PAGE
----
The nation's money supply resumed its steep upward climb last week, renewing pressure on the Federal Reserve Board to raise interest rates again in an attempt to slow down borrowing.
The Central Bank reported today that the money supply-currency in circulation and check deposits-rose $900 million in the week ended May 9, after falling $1.9 billion the week before.
But for the last four weeks the money supply has been growing at an annual rate of 18.8 percent, far in excess of the Central Bank's target of 4 to 8 percent.
Most economists believe that a rapidly growing money supply contributes to inflation, which has been accelerating sharply in the early months of 1979.
The Fed itself has been cautious about raising interest rates, fearing that it could slow the economy too much and throw the nation into a recession.
After a sharp $4.1 billion increase in the money supply in the week ended April 18, the Central Bank did move to raise market interest rates from 10 percent to 10.25 percent to try to cut down on borrowing.
But as the cost of borrowing money in the open market rose, banks turned to the Federal Reserve itself, which lends funds to member banks today at 9.5 percent-its so called discount rate. The banks then relend the funds to customers.
In the week ended April 25, banks were into the Federal Reserve for $851 million. In the week ended May 16 bank borrowings from the Central Bank had almost doubled to $1.594 billion.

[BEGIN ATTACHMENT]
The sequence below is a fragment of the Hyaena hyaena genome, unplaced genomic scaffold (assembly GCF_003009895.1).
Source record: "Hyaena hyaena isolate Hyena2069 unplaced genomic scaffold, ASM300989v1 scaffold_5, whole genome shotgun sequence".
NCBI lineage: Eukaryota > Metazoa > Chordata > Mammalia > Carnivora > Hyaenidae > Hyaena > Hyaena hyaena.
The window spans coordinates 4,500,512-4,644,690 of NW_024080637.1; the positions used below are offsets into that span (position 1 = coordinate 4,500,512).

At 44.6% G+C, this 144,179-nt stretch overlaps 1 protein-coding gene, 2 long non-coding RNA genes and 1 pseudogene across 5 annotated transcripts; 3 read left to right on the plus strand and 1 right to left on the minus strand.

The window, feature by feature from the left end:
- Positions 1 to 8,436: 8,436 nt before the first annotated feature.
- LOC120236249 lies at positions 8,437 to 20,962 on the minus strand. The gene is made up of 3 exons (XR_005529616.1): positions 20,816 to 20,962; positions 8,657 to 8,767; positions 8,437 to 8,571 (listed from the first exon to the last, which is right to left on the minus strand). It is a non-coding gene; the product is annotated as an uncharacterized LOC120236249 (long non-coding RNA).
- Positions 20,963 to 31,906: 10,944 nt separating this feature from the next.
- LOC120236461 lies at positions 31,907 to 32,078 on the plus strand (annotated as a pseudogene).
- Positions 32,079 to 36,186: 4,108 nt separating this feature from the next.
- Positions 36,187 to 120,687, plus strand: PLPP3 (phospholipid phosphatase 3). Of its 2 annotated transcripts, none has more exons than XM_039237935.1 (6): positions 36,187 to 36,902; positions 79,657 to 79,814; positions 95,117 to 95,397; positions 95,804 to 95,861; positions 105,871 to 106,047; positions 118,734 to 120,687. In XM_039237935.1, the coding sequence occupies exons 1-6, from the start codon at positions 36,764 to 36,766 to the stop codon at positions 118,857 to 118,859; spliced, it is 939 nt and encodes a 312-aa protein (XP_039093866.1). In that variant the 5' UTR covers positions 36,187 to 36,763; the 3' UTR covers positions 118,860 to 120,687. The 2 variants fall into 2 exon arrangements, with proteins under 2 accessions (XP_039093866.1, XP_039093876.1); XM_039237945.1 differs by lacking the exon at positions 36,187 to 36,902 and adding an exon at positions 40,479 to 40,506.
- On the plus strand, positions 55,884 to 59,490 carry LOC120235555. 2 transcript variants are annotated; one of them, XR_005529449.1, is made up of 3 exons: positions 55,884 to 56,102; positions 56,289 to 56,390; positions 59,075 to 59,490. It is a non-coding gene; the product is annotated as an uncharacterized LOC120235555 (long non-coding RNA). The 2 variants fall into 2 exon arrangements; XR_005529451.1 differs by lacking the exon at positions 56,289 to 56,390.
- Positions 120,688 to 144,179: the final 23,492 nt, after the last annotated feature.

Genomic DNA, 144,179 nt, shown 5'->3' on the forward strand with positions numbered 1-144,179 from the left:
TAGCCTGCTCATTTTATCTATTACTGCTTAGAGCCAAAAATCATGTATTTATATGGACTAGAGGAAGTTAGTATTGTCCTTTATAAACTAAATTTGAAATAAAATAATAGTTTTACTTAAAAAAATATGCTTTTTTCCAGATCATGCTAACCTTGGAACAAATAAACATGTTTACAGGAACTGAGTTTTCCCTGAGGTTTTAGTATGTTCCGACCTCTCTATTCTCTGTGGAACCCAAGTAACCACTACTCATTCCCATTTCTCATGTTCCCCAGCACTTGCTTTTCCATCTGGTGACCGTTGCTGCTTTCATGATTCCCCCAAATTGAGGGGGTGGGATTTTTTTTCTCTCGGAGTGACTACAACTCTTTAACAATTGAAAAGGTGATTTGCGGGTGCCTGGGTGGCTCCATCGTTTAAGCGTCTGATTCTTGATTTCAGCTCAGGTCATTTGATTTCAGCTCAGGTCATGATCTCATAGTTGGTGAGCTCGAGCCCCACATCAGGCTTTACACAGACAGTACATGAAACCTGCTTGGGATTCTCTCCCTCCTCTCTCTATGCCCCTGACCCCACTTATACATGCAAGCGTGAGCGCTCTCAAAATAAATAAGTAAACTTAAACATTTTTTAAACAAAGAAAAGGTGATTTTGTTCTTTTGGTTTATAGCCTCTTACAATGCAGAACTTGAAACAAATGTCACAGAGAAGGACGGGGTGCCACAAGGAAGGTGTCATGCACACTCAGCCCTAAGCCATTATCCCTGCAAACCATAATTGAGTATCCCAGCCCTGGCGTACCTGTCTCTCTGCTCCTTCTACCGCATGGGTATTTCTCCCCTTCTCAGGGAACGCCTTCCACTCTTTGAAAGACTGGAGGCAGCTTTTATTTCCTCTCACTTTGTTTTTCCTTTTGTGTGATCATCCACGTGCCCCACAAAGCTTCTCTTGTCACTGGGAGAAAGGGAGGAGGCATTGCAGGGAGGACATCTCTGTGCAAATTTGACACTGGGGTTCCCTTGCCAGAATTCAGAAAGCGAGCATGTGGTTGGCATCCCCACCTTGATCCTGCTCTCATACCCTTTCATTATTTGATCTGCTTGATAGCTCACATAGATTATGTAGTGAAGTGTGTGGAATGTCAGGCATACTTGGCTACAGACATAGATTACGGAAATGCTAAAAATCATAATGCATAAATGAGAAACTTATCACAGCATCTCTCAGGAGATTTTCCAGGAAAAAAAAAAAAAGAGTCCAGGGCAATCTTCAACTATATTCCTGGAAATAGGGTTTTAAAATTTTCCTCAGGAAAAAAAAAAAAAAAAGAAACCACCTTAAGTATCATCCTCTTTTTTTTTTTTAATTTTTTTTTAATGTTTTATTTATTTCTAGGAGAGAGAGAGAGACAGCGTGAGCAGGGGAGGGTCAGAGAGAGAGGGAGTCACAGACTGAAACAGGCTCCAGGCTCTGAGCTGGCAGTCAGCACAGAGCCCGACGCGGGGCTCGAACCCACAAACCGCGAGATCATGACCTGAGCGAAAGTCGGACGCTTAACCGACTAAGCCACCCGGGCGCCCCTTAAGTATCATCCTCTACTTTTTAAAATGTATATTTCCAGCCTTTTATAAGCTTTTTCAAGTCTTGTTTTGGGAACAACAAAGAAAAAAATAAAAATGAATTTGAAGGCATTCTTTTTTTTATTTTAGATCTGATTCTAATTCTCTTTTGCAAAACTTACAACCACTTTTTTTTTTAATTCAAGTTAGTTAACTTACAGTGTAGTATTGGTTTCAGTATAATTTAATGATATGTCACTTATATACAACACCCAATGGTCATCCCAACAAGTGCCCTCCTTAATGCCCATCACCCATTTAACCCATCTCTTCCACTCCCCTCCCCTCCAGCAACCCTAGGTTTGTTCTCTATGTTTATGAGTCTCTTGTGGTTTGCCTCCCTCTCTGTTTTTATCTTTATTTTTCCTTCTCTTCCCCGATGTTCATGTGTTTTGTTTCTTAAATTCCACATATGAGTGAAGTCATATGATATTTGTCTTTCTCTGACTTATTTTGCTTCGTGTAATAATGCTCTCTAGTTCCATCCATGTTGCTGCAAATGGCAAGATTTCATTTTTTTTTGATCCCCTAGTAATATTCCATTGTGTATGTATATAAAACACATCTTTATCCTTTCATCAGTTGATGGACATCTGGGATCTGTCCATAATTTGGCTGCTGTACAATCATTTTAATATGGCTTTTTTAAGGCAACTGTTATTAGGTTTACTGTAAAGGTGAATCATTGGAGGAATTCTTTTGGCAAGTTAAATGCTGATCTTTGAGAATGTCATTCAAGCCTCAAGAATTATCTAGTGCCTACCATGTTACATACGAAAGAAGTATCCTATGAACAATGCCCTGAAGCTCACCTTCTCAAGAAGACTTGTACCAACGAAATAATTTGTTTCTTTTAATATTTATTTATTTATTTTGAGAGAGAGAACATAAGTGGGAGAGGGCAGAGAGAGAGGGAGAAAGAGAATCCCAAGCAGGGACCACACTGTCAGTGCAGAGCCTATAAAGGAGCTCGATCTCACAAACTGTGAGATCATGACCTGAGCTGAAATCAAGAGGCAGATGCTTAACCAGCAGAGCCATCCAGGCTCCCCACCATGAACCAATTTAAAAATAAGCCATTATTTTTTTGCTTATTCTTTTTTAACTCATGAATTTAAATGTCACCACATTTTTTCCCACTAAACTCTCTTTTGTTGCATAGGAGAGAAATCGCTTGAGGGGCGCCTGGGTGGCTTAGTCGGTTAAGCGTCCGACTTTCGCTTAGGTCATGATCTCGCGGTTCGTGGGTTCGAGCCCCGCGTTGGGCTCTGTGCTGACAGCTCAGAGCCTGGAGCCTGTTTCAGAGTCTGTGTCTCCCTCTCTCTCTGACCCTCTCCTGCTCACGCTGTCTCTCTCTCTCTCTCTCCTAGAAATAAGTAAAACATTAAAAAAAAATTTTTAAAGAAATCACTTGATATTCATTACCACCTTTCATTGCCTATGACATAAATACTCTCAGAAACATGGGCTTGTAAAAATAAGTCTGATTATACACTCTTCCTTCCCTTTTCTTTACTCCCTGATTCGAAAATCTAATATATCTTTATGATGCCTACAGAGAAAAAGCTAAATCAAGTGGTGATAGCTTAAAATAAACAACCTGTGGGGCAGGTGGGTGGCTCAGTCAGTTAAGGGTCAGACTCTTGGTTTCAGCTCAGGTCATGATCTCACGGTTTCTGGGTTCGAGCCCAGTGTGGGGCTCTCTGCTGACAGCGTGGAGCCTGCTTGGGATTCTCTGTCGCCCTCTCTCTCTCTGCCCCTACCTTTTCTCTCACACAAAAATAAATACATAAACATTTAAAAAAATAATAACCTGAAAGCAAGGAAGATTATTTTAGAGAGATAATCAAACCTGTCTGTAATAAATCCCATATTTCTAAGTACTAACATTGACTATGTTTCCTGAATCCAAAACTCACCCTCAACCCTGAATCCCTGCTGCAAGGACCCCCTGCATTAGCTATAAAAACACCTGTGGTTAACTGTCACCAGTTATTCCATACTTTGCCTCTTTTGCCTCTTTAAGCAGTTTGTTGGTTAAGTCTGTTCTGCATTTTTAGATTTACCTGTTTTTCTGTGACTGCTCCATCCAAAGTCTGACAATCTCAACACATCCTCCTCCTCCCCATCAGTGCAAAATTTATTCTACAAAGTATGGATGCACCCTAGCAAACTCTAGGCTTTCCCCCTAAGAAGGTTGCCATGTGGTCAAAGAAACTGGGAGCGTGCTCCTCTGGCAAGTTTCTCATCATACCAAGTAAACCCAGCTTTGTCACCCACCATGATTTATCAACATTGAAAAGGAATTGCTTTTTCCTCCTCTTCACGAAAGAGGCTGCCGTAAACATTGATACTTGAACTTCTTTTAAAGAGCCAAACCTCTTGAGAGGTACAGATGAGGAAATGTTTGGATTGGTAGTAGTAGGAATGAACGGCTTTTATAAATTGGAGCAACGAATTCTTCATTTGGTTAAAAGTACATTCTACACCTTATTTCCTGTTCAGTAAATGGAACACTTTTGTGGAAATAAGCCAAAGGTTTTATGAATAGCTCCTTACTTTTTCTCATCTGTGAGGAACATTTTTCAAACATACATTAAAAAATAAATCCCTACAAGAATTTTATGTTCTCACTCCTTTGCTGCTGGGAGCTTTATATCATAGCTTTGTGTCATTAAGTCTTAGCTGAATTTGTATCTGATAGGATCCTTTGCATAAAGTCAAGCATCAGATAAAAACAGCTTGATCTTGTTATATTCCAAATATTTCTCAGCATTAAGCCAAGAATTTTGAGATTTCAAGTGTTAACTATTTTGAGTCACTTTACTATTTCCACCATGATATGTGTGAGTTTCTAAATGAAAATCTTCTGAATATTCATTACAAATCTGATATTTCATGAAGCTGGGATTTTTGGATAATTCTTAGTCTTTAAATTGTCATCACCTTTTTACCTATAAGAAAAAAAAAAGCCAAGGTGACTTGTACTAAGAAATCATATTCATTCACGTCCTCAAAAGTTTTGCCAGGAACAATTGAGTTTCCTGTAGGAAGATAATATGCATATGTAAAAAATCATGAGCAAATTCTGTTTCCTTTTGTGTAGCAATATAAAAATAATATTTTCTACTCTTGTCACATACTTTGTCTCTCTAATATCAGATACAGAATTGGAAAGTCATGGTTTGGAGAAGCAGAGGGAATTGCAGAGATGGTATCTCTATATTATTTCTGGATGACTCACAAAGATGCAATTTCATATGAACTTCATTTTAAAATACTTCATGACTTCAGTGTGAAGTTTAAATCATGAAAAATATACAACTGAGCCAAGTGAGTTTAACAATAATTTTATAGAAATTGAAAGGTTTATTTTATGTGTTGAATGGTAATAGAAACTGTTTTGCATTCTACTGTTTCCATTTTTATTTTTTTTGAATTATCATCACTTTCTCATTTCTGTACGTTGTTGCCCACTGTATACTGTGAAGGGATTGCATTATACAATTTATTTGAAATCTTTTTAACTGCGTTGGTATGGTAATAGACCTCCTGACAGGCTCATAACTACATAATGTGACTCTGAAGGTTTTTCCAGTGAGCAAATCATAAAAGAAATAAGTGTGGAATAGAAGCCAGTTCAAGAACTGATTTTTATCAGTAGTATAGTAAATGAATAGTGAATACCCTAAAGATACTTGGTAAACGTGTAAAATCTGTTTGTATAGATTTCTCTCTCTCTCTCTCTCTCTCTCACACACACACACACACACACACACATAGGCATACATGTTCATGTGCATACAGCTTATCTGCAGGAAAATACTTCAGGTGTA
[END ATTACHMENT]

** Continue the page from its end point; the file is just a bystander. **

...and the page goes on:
Wall Street analysts, most of whom had anticipated a decline in the money supply again this week, speculate that the Fed will soon have to take the dramatic step of raising the dramatic step of raising the discount rate to curtail banks from borrowing from it. The Feds general reluctance to take steps to raise interest rates, and in turn economic growth is understandable in view of the most recent statistics released in Washington. In April industrial production fell one percent and housing starts declined by two percent. Those figures suggest an economy that could be on the verge of a slowdown-which would mean higher unemployment.
Furthermore, while money growth has been very high in recent weeks, over the last three months it has averaged around 6 percent.
But Leon Gould, an economist with Commercial Credit Corp., said the money figures are deceiving and the April economic figures were distorted by the trucking strike, lockouts and floods.
Gould said that despite the slower rate of money growth in the first three months of the year, there was plenty of credit to be found in the economy.